It happened in 2002. A Likud activist phoned Sara Netanyahu to consult with her about a certain woman who worked in her husband’s office but then, to his surprise, the conversation took a morbid turn.
“Bibi is too big a leader for this country,” Sara said. “Why does he have to work so hard? Without him the state wouldn’t hold up, people here would be slaughtered. We’ll move abroad and the country will burn.”
It seems to me that Benjamin Netanyahu is now trying to carry out the task that Sara assigned him. His actions since the outbreak of the pandemic show that he doesn’t care if we all go up in smoke as a burnt offering. He doesn’t care about how many people are sick with the coronavirus, or about the dead and the unemployed.
After all, four months ago he could have appointed a coronavirus czar, increased the number of tests and transferred responsibility for breaking the chain of infection to the Home Front Command. For personal reasons, he didn’t do it, so we’re in the second wave now.
The long lockdown, which led to a severe economic crisis, hasn’t moved him either. His salary hasn’t been affected by a penny, like his exemption from the motor vehicle tax and even the maintenance costs for his private home in Caesarea.
Nor has he been moved by the dangerous budget deficit, which will lead us to a credit-rating downgrade and a financial disaster. He isn’t submitting a two-year budget for one reason only: so that he’ll have the option of disbanding the government and heading into an election.
So he has opted for a reckless election economy and is handing out money at a pace that even Yoram Aridor, the populist Likud finance minister from 1981 to 1983, never dreamed of. So take note: In 1984 we ended up with hyperinflation of 445 percent, mass bankruptcy and our last dollar.
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Finance Minister Yisrael Katz doesn’t understand this yet, but one day the emperor will blame him for the decline and fall, tie him to the stake and light it. This will also happen to coronavirus czar Ronni Gamzu, sooner than he imagines. After all, Bibi’s the best in the world when it comes to tricks and shirking responsibility.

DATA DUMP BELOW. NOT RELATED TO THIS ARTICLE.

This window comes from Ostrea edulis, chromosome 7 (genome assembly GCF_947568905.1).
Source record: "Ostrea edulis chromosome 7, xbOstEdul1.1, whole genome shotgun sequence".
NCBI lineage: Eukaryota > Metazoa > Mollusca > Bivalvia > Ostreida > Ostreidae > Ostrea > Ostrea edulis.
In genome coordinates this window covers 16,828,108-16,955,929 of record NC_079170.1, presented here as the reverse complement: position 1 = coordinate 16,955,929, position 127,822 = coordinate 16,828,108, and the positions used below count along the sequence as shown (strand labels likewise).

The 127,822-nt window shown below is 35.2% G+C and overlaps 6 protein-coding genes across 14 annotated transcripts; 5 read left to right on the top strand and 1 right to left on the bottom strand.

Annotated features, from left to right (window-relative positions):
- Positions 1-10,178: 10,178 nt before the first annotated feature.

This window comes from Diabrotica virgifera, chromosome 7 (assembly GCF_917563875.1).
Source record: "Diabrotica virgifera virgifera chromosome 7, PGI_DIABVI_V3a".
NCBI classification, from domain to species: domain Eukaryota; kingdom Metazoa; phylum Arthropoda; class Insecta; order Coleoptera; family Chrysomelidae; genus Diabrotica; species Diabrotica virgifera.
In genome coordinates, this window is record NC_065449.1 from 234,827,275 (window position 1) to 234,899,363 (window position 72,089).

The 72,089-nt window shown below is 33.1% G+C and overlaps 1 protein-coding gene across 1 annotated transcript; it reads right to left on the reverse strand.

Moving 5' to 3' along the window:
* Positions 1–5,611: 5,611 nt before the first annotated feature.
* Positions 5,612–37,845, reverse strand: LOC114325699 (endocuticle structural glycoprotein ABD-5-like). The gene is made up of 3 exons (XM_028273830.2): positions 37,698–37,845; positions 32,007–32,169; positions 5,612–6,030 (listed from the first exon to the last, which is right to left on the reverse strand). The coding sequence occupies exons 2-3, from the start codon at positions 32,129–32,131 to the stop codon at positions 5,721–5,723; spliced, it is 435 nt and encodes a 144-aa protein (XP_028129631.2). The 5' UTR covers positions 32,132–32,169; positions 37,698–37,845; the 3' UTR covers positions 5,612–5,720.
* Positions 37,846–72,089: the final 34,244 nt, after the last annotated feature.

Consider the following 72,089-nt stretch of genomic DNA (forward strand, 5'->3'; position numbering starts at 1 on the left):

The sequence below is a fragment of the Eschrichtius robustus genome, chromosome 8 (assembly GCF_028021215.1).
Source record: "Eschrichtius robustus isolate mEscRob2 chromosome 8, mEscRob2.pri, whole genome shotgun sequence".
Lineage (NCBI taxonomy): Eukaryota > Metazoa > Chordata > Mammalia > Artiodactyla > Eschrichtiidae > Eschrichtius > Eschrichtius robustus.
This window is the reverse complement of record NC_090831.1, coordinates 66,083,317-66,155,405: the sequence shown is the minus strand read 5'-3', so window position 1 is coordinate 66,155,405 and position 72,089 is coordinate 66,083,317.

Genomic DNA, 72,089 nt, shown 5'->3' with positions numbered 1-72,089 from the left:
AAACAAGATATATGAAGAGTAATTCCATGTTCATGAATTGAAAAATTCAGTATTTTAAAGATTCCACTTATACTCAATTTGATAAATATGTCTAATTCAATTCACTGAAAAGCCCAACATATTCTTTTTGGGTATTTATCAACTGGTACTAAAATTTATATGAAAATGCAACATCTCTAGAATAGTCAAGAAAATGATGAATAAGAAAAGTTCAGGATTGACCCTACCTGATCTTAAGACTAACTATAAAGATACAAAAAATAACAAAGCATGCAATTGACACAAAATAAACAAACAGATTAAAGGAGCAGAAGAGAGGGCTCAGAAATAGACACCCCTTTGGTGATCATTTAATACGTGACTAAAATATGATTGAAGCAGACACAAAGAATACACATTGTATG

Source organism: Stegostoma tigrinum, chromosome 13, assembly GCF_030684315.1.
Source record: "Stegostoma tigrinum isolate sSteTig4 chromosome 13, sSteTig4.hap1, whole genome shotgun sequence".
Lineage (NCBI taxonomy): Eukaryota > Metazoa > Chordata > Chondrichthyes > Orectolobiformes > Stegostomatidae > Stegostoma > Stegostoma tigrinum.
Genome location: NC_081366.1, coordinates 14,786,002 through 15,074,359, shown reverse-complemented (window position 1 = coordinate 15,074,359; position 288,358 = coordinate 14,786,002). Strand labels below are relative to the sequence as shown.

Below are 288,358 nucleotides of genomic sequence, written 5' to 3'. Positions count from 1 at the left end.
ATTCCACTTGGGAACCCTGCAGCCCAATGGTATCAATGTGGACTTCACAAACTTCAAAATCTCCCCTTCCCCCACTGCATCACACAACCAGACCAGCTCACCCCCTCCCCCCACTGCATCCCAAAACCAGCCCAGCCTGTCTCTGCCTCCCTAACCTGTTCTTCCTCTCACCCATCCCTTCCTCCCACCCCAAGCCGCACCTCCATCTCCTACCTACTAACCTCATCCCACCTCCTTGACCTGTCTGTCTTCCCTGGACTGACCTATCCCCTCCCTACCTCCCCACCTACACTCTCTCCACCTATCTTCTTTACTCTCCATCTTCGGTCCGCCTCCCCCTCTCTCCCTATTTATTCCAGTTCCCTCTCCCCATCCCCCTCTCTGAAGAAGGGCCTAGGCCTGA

Look at how he keeps talking about another lockdown, in total contrast to the czar he himself anointed. Gamzu doesn’t want people to die of unemployment and depression, but Netanyahu has a completely different plan: to prevent the demonstrations near his official residence in Jerusalem with the help of a lockdown. He talks about “coronavirus incubators” at open-air protests but didn’t prevent an indoor wedding attended by thousands of Belz Hasidim.
The protesters on Balfour Street didn’t plan this but they invented an innovative startup: a blockade of the prime minister’s residence. This is a thousand times more effective than the demonstrations on Tel Aviv’s Rabin Square. After all, three members of the nuclear family, Bibi, Sara and their elder son Yair, aren’t serene people. Racked with paranoia, they’re sure the protesters haven’t come to demonstrate but to storm their home and do them bodily harm.
This of course is baseless but, hey, paranoia talks. That is, the weight of each demonstrator on Balfour Street is around 10 times that of one on Rabin Square. So there weren’t 20,000 people on Balfour last Saturday night but 200,000.
If Netanyahu returned to the solid ground of reality, he’d realize that the only thing keeping him in power is the unity government with Benny Gantz. The moment he violates the coalition terms and heads into a fourth election in a year and a half, his rivals in his Likud party will free themselves from the spell and rebel against him. Heading the rebellion will be Katz and Gideon Sa’ar. They’ll topple him from the top of the party. Likudniks don’t like people who can’t assure them a government.
The moment this happens, Netanayahu will arrive in court for his corruption trial in January a hated ordinary citizen, someone who for personal reasons got us into a deep economic crisis and terrible unemployment. So he needs to embrace Gantz in the warmest way possible and beg him: Come on Benny, I apologize. Let’s turn over a new leaf, let’s walk together like brothers. You’re my last hope.